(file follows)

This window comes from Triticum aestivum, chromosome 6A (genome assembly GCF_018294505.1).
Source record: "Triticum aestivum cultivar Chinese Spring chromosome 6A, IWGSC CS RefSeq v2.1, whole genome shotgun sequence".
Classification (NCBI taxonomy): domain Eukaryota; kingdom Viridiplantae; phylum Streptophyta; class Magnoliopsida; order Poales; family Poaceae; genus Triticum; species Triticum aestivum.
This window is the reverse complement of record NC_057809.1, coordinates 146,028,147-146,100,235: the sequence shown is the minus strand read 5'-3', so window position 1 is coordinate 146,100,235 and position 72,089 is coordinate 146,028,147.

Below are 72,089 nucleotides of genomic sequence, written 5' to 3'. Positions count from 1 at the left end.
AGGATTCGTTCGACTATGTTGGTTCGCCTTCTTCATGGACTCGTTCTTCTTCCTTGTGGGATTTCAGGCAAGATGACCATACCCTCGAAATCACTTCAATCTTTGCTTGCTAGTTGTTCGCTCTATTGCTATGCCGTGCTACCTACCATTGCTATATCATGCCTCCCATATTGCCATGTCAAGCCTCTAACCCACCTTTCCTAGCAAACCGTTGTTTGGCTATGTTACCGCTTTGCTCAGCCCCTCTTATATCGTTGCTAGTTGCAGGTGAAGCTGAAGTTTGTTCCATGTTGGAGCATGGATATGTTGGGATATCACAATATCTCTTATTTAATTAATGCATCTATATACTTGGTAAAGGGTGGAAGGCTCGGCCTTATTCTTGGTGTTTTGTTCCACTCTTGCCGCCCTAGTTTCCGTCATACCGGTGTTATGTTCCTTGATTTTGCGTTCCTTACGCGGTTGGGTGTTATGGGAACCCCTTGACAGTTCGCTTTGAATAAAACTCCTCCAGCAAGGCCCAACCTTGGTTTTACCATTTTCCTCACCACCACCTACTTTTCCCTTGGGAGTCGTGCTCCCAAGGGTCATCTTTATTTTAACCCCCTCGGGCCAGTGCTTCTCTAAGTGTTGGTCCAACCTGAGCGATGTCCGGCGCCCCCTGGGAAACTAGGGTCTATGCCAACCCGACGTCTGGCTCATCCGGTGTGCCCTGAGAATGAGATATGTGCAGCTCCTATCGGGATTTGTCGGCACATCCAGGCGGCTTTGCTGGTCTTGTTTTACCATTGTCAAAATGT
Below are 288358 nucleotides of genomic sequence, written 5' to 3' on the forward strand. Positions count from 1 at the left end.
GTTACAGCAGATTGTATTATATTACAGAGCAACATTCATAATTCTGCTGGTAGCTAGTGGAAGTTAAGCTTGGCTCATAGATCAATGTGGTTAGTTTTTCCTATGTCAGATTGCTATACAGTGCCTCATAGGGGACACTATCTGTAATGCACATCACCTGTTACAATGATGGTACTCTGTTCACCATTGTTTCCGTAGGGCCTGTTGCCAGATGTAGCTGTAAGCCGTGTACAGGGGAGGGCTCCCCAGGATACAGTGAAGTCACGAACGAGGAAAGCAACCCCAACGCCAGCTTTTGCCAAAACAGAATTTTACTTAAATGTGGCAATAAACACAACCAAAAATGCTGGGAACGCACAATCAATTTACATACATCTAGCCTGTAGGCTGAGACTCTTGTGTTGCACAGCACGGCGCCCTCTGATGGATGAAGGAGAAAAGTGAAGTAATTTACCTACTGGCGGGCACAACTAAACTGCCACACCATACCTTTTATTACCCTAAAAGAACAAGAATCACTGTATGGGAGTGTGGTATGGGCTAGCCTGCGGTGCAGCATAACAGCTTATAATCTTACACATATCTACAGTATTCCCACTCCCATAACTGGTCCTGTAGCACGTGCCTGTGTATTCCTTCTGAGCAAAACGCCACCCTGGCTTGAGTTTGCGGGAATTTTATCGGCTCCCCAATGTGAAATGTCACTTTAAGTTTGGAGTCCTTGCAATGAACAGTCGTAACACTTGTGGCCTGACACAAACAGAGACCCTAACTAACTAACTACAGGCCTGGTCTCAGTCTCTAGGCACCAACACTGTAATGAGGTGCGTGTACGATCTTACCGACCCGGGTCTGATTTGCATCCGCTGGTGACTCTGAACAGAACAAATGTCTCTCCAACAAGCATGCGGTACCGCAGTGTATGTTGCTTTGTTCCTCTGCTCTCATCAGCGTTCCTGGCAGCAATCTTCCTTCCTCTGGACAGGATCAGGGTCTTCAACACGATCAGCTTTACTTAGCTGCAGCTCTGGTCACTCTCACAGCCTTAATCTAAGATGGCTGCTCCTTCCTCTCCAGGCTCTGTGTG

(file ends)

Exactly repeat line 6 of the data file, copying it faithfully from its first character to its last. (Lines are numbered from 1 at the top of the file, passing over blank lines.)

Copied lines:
AGGATTCGTTCGACTATGTTGGTTCGCCTTCTTCATGGACTCGTTCTTCTTCCTTGTGGGATTTCAGGCAAGATGACCATACCCTCGAAATCACTTCAATCTTTGCTTGCTAGTTGTTCGCTCTATTGCTATGCCGTGCTACCTACCATTGCTATATCATGCCTCCCATATTGCCATGTCAAGCCTCTAACCCACCTTTCCTAGCAAACCGTTGTTTGGCTATGTTACCGCTTTGCTCAGCCCCTCTTATATCGTTGCTAGTTGCAGGTGAAGCTGAAGTTTGTTCCATGTTGGAGCATGGATATGTTGGGATATCACAATATCTCTTATTTAATTAATGCATCTATATACTTGGTAAAGGGTGGAAGGCTCGGCCTTATTCTTGGTGTTTTGTTCCACTCTTGCCGCCCTAGTTTCCGTCATACCGGTGTTATGTTCCTTGATTTTGCGTTCCTTACGCGGTTGGGTGTTATGGGAACCCCTTGACAGTTCGCTTTGAATAAAACTCCTCCAGCAAGGCCCAACCTTGGTTTTACCATTTTCCTCACCACCACCTACTTTTCCCTTGGGAGTCGTGCTCCCAAGGGTCATCTTTATTTTAACCCCCTCGGGCCAGTGCTTCTCTAAGTGTTGGTCCAACCTGAGCGATGTCCGGCGCCCCCTGGGAAACTAGGGTCTATGCCAACCCGACGTCTGGCTCATCCGGTGTGCCCTGAGAATGAGATATGTGCAGCTCCTATCGGGATTTGTCGGCACATCCAGGCGGCTTTGCTGGTCTTGTTTTACCATTGTCAAAATGT